Wednesday, August 8, 2012
I've had a few weeks since Artscape to rest up and reflect.
It was a fairly overwhelming experience and this was mostly because of the pressure I put on myself leading up to the festival. But by the time the three-day/twenty-nine hour event was over, I had settled into a groove and realized I had stressed myself out for no reason. Yes, I was tired, yes there was a lot of travel, but I did it (with a LOT of help from Larry) and I need to remind future me that if I ever have the chance to participate in something like this again, I'll be just fine.
One of the most important skills to have when vending at an art market is the ability to be flexible and to improvise. This is a lesson I have learned repeatedly at every market my shop has been a vendor at. There will be unexpected conditions. You will forget things. However, 99% of the problems you encounter can be fixed with bungee cords, duct tape, clamps, or zip ties. At one market, I had to use a piece of rope as a belt.
The best analogy I can give is that it's kind of like a wedding - things will go wrong. What matters is how you deal with those things when they occur. And in the case of Artscape, well, let's just say it rained on my wedding day. In fact, it rained for two straight days. There was a river flowing through my tent at several points during the weekend and our electrical cords were completely underwater (Yikes! Don't touch!). And it was cold. Cold enough to wear a fleece in July. I'm pretty sure that has never happened around here before!
Of course, you can't fix the weather with a bungee cord, so we just had to hunker down, protect my artwork, and make the best of it (ie: scarf down Jamaican beef patties and Maryland crab cakes from the neighboring food vendors). Yes, the rain put a damper on business, but I was amazed at how many people braved the wet weather and came out sporting ponchos and umbrellas. Thank you, brave souls for coming out in the rain - it can get lonely being a sole proprietor, and I loved having people to talk to!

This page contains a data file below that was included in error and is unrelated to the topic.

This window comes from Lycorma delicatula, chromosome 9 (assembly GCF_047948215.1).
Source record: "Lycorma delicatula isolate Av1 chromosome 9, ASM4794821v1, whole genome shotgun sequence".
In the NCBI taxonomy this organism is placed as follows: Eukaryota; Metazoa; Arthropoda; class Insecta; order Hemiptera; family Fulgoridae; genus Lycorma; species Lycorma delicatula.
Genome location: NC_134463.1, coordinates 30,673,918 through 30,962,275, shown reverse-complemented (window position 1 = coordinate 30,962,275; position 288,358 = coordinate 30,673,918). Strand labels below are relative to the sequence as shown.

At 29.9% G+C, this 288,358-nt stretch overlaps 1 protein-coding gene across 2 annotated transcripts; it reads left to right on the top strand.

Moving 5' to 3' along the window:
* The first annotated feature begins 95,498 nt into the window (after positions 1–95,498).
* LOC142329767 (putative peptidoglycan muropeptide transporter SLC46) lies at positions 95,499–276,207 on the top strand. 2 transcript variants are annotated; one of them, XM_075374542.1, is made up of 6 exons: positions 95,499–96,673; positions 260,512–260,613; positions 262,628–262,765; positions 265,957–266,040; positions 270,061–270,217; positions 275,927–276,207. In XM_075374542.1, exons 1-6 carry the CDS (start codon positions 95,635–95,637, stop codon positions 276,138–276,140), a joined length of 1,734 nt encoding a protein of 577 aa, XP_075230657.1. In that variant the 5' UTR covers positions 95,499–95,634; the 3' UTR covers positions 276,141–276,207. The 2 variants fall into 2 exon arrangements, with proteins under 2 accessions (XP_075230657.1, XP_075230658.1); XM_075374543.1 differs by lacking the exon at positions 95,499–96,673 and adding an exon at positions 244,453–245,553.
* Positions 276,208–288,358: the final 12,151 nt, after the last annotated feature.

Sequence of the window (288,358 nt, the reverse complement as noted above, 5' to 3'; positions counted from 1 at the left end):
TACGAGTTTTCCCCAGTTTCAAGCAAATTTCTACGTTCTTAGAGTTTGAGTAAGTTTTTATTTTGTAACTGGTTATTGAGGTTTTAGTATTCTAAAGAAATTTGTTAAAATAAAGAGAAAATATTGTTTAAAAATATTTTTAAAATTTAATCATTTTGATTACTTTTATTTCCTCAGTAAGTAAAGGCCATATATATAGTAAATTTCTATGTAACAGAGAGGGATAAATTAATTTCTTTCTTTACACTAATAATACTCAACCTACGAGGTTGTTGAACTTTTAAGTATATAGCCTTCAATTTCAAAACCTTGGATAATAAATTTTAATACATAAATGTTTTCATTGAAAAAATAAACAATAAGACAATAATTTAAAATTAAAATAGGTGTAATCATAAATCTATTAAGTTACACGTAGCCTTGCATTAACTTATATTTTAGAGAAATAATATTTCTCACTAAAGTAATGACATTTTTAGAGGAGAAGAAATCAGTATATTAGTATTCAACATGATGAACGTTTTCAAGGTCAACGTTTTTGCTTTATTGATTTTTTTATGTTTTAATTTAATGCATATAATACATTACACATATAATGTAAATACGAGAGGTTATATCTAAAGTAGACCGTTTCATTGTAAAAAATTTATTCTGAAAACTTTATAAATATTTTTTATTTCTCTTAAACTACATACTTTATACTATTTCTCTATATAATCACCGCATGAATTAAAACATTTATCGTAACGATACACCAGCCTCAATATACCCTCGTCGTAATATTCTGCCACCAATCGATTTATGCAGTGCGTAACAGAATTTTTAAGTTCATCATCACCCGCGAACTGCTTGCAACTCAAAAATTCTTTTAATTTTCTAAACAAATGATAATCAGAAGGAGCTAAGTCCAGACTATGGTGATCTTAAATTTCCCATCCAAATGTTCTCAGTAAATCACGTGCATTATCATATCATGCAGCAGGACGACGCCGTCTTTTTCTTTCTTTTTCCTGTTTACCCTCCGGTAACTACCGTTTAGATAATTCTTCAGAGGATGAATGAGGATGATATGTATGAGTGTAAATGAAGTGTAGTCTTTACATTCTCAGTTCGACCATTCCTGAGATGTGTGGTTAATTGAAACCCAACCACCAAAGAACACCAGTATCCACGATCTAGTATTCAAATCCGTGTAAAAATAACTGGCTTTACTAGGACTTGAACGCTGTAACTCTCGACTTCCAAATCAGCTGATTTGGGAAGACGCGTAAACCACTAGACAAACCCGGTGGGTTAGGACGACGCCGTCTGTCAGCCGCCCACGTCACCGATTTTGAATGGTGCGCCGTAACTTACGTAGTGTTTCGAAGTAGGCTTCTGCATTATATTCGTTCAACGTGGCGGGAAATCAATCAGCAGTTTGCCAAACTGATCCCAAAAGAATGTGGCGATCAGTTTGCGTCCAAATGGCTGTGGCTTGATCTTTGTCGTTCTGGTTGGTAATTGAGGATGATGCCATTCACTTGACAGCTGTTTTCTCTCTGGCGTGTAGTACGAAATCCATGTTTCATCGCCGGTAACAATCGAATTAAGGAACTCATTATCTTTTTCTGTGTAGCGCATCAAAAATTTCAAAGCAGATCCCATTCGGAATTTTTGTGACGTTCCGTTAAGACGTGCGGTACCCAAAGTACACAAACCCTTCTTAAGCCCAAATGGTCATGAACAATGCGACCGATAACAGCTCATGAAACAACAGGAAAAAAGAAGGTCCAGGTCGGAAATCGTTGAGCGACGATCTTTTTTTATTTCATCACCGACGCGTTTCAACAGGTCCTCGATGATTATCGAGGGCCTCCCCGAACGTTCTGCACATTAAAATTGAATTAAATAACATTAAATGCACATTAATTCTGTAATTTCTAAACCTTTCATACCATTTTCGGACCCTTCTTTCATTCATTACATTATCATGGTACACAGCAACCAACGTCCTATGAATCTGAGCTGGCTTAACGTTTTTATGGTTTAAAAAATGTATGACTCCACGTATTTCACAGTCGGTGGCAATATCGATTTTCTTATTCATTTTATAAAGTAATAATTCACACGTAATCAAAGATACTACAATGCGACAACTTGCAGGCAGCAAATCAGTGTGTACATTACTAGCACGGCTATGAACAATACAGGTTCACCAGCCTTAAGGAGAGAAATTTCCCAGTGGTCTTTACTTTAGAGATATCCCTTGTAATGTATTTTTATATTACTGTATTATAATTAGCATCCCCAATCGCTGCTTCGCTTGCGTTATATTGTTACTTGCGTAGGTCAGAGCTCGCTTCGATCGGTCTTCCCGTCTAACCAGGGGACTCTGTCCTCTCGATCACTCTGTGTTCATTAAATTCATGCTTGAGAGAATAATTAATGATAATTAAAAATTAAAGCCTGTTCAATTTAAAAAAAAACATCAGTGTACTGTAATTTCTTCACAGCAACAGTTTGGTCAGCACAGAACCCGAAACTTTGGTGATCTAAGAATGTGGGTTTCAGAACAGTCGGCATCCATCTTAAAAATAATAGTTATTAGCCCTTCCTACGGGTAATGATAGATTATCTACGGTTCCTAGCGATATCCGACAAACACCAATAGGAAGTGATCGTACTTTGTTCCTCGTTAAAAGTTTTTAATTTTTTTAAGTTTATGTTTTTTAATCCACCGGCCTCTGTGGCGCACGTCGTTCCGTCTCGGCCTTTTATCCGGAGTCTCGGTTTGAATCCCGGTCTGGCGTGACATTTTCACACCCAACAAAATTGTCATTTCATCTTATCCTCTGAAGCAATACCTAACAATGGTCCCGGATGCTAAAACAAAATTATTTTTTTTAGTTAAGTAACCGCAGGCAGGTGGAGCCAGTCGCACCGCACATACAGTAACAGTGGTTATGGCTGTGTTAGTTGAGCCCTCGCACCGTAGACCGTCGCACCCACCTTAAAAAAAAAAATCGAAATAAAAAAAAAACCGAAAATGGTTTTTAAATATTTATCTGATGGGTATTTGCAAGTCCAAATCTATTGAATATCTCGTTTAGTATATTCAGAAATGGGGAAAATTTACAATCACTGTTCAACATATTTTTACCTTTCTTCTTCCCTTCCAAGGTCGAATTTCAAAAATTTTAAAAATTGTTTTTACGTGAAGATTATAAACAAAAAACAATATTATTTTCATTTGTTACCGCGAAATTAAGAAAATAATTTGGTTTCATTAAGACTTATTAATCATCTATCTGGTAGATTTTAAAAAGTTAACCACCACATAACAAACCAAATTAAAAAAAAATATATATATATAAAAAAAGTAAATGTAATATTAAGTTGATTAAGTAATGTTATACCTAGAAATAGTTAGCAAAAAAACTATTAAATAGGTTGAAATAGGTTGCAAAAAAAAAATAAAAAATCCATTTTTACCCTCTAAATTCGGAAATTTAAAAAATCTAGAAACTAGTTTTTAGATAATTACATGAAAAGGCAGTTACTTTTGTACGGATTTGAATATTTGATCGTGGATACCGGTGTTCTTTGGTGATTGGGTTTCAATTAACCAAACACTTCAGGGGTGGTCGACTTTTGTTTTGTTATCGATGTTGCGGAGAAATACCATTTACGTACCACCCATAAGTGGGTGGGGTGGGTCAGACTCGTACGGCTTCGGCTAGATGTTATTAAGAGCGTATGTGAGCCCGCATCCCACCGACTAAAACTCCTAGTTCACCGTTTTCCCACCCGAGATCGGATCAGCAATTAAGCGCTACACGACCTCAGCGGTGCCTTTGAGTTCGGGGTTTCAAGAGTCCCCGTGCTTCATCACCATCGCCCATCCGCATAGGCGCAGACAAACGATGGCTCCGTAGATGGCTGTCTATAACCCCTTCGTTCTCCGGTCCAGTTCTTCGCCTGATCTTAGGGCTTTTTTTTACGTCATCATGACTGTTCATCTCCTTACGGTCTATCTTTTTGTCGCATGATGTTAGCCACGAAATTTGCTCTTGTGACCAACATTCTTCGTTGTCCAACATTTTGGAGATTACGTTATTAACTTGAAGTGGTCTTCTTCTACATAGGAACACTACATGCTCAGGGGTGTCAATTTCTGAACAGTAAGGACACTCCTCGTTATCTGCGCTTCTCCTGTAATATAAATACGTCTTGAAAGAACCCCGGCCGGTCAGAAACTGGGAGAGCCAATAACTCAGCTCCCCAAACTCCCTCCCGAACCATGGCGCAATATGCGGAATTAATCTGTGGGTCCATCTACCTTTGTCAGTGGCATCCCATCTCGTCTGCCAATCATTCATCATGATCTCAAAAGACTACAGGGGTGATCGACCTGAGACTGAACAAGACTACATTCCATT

The first lesson learned happened on Friday morning as we (by we, I mean Larry) packed up the car to make the trek up to Baltimore for Day 1. Larry told me "Ok, the car is full." Problem was that NONE of my art was in the car yet. The car was completely packed just with equipment and gear. Not being able to bring my art would obviously be a big problem! We considered renting a van but were eventually able to remove some unnecessary items, rearrange things, and squeeze the necessities and ourselves into the Mazda. It's been getting harder and harder to do these markets with just one tiny car and I've been frustrated that I just don't have the room to transport a large fancy display system, but almost not being able to transport my art (plus the fact that my vendor neighbor drove up from Florida in a cargo van!) confirmed the fact that we need a bigger vehicle if Funnelcloud Studio is going to continue vending at art markets!
Between the weather and the warnings I had heard about theft, my biggest concern for the weekend was protecting my art. (My second biggest concern was avoiding use of the porta potties!) I heard several horror stories including the sad news that an acquaintance had some paintings destroyed in the storm, and that a vendor neighbor had their cash box stolen. (I didn't even bring my DSLR with me because it would've been one more thing I had to protect from theft and rain, so I apologize for the grainy camera phone photos!) I watched my booth like a hawk and packed everything up and took it home each night and considered myself very lucky to not lose any of my work to thieves or water.